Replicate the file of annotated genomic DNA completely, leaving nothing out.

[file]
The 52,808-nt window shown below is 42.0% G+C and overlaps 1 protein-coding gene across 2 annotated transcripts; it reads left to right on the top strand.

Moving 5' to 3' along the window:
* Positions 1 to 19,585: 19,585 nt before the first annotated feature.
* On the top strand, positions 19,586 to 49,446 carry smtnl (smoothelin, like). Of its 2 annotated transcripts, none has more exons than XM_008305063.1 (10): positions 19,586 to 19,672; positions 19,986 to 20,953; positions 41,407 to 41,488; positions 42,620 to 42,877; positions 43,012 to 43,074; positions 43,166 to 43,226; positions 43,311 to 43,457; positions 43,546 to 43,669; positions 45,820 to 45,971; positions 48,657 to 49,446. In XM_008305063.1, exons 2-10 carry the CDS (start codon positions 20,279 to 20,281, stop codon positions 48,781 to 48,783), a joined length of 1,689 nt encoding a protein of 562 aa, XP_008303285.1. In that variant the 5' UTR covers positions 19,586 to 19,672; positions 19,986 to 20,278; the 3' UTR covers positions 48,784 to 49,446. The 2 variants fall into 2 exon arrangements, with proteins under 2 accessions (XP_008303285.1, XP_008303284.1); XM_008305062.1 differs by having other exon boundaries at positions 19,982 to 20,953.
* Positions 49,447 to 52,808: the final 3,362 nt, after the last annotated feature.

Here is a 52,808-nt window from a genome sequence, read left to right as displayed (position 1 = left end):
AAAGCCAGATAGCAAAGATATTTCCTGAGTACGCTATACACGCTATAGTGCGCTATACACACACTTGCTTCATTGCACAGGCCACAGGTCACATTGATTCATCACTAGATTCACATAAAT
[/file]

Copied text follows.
The 52,808-nt window shown below is 42.0% G+C and overlaps 1 protein-coding gene across 2 annotated transcripts; it reads left to right on the top strand.

Moving 5' to 3' along the window:
* Positions 1 to 19,585: 19,585 nt before the first annotated feature.
* On the top strand, positions 19,586 to 49,446 carry smtnl (smoothelin, like). Of its 2 annotated transcripts, none has more exons than XM_008305063.1 (10): positions 19,586 to 19,672; positions 19,986 to 20,953; positions 41,407 to 41,488; positions 42,620 to 42,877; positions 43,012 to 43,074; positions 43,166 to 43,226; positions 43,311 to 43,457; positions 43,546 to 43,669; positions 45,820 to 45,971; positions 48,657 to 49,446. In XM_008305063.1, exons 2-10 carry the CDS (start codon positions 20,279 to 20,281, stop codon positions 48,781 to 48,783), a joined length of 1,689 nt encoding a protein of 562 aa, XP_008303285.1. In that variant the 5' UTR covers positions 19,586 to 19,672; positions 19,986 to 20,278; the 3' UTR covers positions 48,784 to 49,446. The 2 variants fall into 2 exon arrangements, with proteins under 2 accessions (XP_008303285.1, XP_008303284.1); XM_008305062.1 differs by having other exon boundaries at positions 19,982 to 20,953.
* Positions 49,447 to 52,808: the final 3,362 nt, after the last annotated feature.

Here is a 52,808-nt window from a genome sequence, read left to right as displayed (position 1 = left end):
AAAGCCAGATAGCAAAGATATTTCCTGAGTACGCTATACACGCTATAGTGCGCTATACACACACTTGCTTCATTGCACAGGCCACAGGTCACATTGATTCATCACTAGATTCACATAAAT